Vision 2016: Securing better health for Scotland's infants, children and young people
RCPCH Scotland has published its 2016 vision for child health in Scotland. It envisions Scotland being one of the healthiest places in the world to grow up, with equal access to resources and communities that value both physical and mental wellbeing.
The report 'Securing better health for Scotland's infants, children and young people' documents a range of actions to help improve child health, including advocating financial inclusion as one of the key actions to tackle child health inequalities.
RCPCH calls on politicians in Scotland to reduce health inequalities and use devolved powers to:
- Implement a minimum price for alcohol
- Develop education programmes for parents on dangers of alcohol use in pregnancy
- Introduce 20mph speed limits in built up areas
In the run up to the 2016 election and with child health in Scotland amongst the poorest in Western Europe, the Royal College of Paediatrics and Child Health (RCPCH) have called on the next government to be bold and introduce a series of policies to make child health in Scotland comparable to the best in the world.
In its manifesto and vision for child health in Scotland, 'A Vision for 2016,' the RCPCH calls on the next government to make child health a priority by tackling childhood obesity - currently over a quarter of Scottish children are overweight or obese - reducing the number of preventable deaths of infants, children and young people and addressing the health needs of the 210,000 Scottish children living in poverty.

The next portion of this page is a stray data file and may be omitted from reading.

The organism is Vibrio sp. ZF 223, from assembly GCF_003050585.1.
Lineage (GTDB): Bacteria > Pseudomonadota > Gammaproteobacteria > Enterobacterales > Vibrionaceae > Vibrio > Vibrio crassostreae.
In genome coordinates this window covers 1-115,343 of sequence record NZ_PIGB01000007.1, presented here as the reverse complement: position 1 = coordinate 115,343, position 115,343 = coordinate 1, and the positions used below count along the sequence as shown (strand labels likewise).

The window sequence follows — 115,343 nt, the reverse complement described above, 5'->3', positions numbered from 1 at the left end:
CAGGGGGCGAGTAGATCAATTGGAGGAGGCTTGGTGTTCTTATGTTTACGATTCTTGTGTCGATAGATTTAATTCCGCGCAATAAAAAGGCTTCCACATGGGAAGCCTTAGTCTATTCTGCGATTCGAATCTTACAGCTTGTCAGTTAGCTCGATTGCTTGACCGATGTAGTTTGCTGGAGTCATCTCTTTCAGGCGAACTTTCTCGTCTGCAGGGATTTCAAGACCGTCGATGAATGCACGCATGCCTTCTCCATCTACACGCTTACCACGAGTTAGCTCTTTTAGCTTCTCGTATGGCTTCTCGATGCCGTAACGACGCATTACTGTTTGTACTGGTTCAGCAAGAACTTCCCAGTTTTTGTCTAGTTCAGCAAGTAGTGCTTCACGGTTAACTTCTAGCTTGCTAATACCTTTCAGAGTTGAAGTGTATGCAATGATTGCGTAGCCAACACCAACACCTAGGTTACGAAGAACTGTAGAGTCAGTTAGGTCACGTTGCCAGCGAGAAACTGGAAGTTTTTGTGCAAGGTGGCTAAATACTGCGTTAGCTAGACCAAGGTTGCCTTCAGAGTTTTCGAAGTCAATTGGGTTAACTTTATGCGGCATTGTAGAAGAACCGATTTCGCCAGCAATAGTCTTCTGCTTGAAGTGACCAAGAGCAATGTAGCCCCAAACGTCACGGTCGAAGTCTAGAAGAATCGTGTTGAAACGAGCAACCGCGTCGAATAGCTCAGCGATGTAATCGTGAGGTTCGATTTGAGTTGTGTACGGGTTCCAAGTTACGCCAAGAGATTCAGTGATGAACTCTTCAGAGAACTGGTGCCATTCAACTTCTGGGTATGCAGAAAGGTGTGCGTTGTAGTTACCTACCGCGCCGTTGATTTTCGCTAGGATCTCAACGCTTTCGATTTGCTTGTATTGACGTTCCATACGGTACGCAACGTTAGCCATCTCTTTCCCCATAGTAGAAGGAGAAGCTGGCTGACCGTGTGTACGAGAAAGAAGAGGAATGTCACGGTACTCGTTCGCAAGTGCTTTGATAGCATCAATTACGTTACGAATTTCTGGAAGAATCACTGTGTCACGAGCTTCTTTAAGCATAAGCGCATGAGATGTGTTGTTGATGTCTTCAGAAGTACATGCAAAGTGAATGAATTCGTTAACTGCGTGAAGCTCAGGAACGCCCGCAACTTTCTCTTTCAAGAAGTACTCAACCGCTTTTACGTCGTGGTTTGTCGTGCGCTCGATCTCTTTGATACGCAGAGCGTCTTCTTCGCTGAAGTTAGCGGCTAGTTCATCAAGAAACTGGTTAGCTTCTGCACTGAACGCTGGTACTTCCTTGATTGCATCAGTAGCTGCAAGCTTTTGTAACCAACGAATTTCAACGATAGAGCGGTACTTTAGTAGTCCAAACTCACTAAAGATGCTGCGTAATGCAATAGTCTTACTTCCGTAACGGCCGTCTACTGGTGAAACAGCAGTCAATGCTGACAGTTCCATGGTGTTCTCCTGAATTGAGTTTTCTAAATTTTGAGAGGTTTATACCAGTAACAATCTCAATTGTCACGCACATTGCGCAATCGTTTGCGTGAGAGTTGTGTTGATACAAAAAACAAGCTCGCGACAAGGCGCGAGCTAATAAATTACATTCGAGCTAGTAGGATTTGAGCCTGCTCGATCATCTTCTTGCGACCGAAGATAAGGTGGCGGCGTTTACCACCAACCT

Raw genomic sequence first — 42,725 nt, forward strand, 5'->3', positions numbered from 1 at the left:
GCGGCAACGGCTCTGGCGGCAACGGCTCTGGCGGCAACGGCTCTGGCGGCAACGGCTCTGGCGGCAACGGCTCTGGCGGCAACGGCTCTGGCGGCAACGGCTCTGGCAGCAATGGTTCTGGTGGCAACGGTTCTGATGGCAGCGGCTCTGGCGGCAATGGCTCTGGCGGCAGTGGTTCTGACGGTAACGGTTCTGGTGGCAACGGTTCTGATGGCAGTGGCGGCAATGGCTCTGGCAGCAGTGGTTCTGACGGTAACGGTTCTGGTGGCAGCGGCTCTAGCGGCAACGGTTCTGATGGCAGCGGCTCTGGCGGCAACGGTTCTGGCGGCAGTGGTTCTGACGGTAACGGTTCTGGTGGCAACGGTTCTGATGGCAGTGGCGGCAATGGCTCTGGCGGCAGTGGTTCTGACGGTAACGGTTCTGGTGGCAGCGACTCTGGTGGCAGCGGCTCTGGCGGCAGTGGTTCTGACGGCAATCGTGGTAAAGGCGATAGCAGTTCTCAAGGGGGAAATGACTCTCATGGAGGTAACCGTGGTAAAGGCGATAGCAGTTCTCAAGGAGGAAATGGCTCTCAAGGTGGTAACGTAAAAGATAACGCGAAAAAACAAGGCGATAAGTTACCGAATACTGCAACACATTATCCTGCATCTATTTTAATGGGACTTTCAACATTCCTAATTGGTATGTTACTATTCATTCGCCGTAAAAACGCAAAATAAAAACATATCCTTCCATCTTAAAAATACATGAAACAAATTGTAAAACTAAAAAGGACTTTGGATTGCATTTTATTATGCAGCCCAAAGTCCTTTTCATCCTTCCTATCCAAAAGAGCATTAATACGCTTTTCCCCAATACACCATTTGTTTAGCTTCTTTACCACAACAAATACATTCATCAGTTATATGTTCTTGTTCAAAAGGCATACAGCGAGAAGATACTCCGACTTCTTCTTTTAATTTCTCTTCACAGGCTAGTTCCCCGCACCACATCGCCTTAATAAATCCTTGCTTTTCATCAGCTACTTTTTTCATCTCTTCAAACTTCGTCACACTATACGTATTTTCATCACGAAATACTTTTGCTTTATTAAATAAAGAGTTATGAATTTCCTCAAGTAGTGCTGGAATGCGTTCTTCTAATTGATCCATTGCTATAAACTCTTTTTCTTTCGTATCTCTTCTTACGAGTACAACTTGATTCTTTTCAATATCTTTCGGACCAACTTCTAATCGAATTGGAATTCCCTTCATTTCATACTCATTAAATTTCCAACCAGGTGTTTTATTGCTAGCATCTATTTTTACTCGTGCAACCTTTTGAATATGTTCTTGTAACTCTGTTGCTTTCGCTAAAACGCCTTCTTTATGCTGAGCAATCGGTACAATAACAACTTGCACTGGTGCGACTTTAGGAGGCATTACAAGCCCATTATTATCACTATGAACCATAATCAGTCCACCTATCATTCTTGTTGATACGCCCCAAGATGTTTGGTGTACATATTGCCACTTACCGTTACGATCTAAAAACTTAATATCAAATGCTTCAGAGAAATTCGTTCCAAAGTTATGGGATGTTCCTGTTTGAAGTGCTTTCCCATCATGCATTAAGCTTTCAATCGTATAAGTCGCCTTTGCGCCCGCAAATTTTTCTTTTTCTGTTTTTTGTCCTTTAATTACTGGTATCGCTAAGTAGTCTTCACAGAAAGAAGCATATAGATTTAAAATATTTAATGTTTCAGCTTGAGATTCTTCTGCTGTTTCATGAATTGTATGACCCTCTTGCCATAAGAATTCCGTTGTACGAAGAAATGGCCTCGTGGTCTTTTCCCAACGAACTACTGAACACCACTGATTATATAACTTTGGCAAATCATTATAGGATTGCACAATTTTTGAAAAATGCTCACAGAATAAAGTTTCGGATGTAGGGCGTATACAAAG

To do this, the RCPCH recommends that the next Scottish government:
- Intervene early by: introducing a 20mph speed limit in built up areas to promote safe play and encourage children to walk, scoot or cycle to school
- Reduce child mortality by: Implementing a minimum price for alcohol and introduce a graduated licensing scheme for new drivers of all ages
- Reduce inequalities by: developing targeted programmes to promote positive parenting and educate parents on the dangers of alcohol use in pregnancy
- Ensure a high quality NHS by: coordinating research, service development and patient safety initiatives through existing structures to ensure care delivered by the NHS is integrated and reduces waste and duplication
Dr Peter Fowlie, Officer for Scotland for the Royal College of Paediatrics and Child Health, said:
"Whilst our nation has much to be proud of when it comes to improving children's health, it still has some of the poorest health outcomes in Western Europe, particularly relating to child obesity and child mortality levels.
"I want Scotland to be the best place in the world to grow up. Only by targeting interventions at those most in need will we begin to achieve this."
The RCPCH's 'A Vision for 2016' document also recommends:
- Commissioning high quality research dedicated to interventions to reduce inequalities;
- Ensuring financial inclusion services -access to grants and advice - are available to families most in need;
- Increasing the proportion of the NHS budget spent on Child and Adolescent Mental Health Services.
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